The water cycle is often taught as a simple circular cycle of evaporation, condensation, and precipitation.
Although this can be a useful model, the reality is much more complicated. The paths and influences of water through Earth’s ecosystems are extremely complex and not completely understood.
Liquid water evaporates into water vapor, condenses to form clouds, and precipitates back to earth in the form of rain and snow.
Water in different phases moves through the atmosphere (transportation).
Liquid water flows across land (runoff), into the ground (infiltration and percolation), and through the ground (groundwater).
Groundwater moves into plants (plant uptake) and evaporates from plants into the atmosphere (transpiration).
Solid ice and snow can turn directly into gas (sublimation).
The opposite can also take place when water vapor becomes solid (deposition).
Atmospheric rivers are relatively long, narrow regions in the atmosphere – like rivers in the sky – that transport most of the water vapor outside of the tropics.
These columns of vapor move with the weather, carrying an amount of water vapor roughly equivalent to the average flow of water at the mouth of the Mississippi River. When the atmospheric rivers make landfall, they often release this water vapor in the form of rain or snow.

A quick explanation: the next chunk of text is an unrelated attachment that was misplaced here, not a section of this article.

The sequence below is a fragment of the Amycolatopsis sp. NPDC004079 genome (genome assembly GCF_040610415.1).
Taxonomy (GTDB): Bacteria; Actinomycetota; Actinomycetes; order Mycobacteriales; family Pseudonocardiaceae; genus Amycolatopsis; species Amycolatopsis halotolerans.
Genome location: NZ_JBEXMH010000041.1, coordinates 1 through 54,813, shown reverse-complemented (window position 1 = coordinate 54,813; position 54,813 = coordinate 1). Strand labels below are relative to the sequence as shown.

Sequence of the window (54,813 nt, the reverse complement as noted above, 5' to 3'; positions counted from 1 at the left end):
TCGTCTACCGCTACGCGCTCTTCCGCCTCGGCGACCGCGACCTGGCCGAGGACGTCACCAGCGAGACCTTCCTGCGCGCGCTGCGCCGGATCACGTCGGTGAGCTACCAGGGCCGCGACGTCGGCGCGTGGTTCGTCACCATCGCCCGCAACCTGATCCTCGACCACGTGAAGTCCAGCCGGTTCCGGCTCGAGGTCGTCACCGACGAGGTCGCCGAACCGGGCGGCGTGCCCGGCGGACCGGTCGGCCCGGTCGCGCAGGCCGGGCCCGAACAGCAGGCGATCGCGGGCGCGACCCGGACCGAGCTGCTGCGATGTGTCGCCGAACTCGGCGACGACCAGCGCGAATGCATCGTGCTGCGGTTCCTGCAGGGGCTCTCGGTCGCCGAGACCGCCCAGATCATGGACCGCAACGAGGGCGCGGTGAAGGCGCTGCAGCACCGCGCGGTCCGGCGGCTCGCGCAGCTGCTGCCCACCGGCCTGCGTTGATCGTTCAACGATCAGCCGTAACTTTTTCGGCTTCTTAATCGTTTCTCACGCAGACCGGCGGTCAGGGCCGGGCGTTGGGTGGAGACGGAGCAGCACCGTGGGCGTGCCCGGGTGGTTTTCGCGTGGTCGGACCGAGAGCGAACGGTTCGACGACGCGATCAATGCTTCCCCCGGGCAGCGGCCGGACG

Although atmospheric rivers come in many shapes and sizes, those that contain the largest amounts of water vapor and the strongest winds can create extreme rainfall and floods, often by stalling over watersheds vulnerable to flooding.
These events can disrupt travel, induce mudslides and cause catastrophic damage to life and property.
A well-known example is the “Pineapple Express,” a strong atmospheric river that is capable of bringing moisture from the tropics near Hawaii over to the U.S. West Coast.
Not all atmospheric rivers cause damage; most are weak systems that often provide beneficial rain or snow that is crucial to the water supply. Atmospheric rivers are a key feature in the global water cycle and are closely tied to both water supply and flood risks — particularly in the western United States.